May 20, 2020

Meghan Klingenberg — World Cup Winner on Speaking Truth to Power & Re-imagining the "Lifestyle" Brand

Meghan Klingenberg — World Cup Winner on Speaking Truth to Power & Re-imagining the

FIFA Women's World Cup Champion Meghan Klingenberg joins The Game Plan to share her experience as a key member of the electric 2015 US Women's National Team, and how bonds made on the pitch led to the founding of an apparel and lifestyle brand built to challenge the status quo.

FIFA Women's World Cup Champion Meghan Klingenberg joins The Game Plan to share her experience as a key member of the electric 2015 US Women's National Team, and how bonds made on the pitch led to the founding of an apparel and lifestyle brand built to challenge the status quo.

On this episode, "Kling" shares the founding story of re-inc alongside her USWNT teammates Christen Press, Tobin Heath, & Megan Rapinoe. Listeners will enjoy hearing Meghan's unvarnished perspective on the challenges she faced when starting the company, including everything from supply chain management to navigating a fundraising process that ended in a term sheet from a storied venture capital firm Kleiner Perkins.

Listeners won't want to miss hearing Meghan's contagious personality and nothing-but-real perspective. We also explore her role as an investor and ambassador for startups. An interest she picked up early in her childhood growing up near Pittsburgh.

Make sure to follow Meghan on both Twitter and Instagram to keep up on all her moves off the pitch. You can also check out her company, re-inc, and order products at

Follow co-hosts Jay Kapoor (@JayKapoorNYC) and Tim Katt (@Tim_Katt) for all things sports, media, tech, and venture capital.

Follow The Game Plan on Twitter (@thegameplanshow) and Instagram (@gameplanshow) for show news and updates, to recommend guests, and for bonus content!


*Please excuse any and all typos, errors and mistakes in the following transcript as an automated service is used to generate this text*

When you're a kid, you have no idea that you're training for this moment.

You know, you're just playing it because you love it. But all of those hours and years are spent in pursuit of the confetti falling down. Right. And so when you're up there, it's like a culmination of your careers goals coming together with all of your buddies and all of your family watching. It's one of the very coolest feelings in the world.

But as we're kind of standing up there and flying home and seeing all of this crazy stuff that's happening afterwards, I felt like something was off and I couldn't tell you what it was at first. I'm like, why would anything feel off right now? You know what I mean? and then I started digging in and I realized that.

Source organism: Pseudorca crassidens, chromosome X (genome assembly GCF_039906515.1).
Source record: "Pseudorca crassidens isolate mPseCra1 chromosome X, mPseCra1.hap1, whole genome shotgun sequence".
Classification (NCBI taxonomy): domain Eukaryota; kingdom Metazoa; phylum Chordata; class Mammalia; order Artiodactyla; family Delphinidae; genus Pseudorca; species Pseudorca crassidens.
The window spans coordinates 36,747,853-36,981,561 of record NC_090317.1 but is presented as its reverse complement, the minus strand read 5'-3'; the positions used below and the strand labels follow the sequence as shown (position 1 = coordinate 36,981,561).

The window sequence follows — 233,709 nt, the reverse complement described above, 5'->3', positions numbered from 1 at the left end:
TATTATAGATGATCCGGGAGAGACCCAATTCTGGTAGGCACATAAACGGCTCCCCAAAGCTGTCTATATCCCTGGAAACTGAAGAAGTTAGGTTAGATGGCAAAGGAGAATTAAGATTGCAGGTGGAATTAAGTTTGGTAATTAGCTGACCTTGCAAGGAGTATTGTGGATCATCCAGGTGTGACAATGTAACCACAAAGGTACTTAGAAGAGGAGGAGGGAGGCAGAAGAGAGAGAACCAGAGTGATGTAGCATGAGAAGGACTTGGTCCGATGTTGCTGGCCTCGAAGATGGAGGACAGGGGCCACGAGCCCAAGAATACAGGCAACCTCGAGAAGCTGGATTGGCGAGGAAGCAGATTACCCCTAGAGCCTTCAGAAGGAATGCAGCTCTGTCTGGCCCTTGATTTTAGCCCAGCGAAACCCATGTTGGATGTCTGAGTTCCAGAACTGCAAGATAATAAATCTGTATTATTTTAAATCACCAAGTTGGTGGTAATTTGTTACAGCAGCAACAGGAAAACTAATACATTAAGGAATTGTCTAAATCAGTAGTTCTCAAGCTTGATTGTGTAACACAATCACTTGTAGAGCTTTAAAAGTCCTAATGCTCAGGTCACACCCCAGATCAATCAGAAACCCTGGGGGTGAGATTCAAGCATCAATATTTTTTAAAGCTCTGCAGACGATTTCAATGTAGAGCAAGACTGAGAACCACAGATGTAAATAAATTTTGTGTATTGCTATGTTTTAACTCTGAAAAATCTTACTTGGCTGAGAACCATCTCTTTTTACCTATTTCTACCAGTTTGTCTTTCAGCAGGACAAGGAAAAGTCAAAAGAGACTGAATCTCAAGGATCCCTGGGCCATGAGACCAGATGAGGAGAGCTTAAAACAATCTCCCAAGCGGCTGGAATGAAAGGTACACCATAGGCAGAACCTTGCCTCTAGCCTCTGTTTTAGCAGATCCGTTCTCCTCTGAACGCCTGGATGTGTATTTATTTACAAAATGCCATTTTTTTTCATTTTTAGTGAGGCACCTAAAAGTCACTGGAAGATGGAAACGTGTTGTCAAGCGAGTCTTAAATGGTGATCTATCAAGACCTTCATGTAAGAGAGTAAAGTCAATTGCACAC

Media rights holders, federations, FIFA, sponsors. We're all generating value off of our win and the people that actually did the work, we're not able to, you know, we get this allocated amount from FIFA, which is. Peanuts compared to what the men get. And that's it. That's all you get. You know, that's, you know, that's your life's goal.

Here you go. That's it I thought that was pretty fucked up 

Hi, I'm Meghan Klingenberg, soccer player, cofounder at rethink FICO connoisseur. Want to be celebrity chef and bicycle enthusiast and I'm on the game plan.

We are incredibly excited for our next guest. She was a member of the historic team USA that dominated the 2015 FIFA women's world cup and a key member of the 2016 Olympic squad. More recently, the former NWSL pro has joined up with her teammates, Kristen Press, Tobin Heath, and Megan Rapinoe to launch, rethink a gender neutral fashion and lifestyle brand that is reimagining the status quo.

Please welcome to the game plan international soccer star and proud Pittsburgher Meghan Klinenberg. Meghan, thank you so much for joining

thanks for having me. And what a great intro. I mean, I'm a need you to like, I don't need to take you around to places, so like whenever I need an

come be a

Yeah, exactly. The Jay's got it. and here we go.

Okay, well, I'm so happy that you're joining us and I'm happy to be your hype man

Yeah. Thank you.

Yes. Hype man for hire. Well, now that we're all sufficiently hyped up, let's take it back a bit. Megan, you first came onto the national scene in high school and then went on to be a four year starter at the university of North Carolina, but most of our listeners will certainly recognize you as a member of the us women's national team.

At what point did you realize you had a shot to make the team.

I don't think I ever realized that point. I don't think there was ever a point where I was like. Yeah, I got this. I think every day it was like, get better, get better, get better, get better at. Because you know, if you're not getting better than people who catch up, like that's a sort of mentality and grind that I went after every practice, every training, every lift, every day off.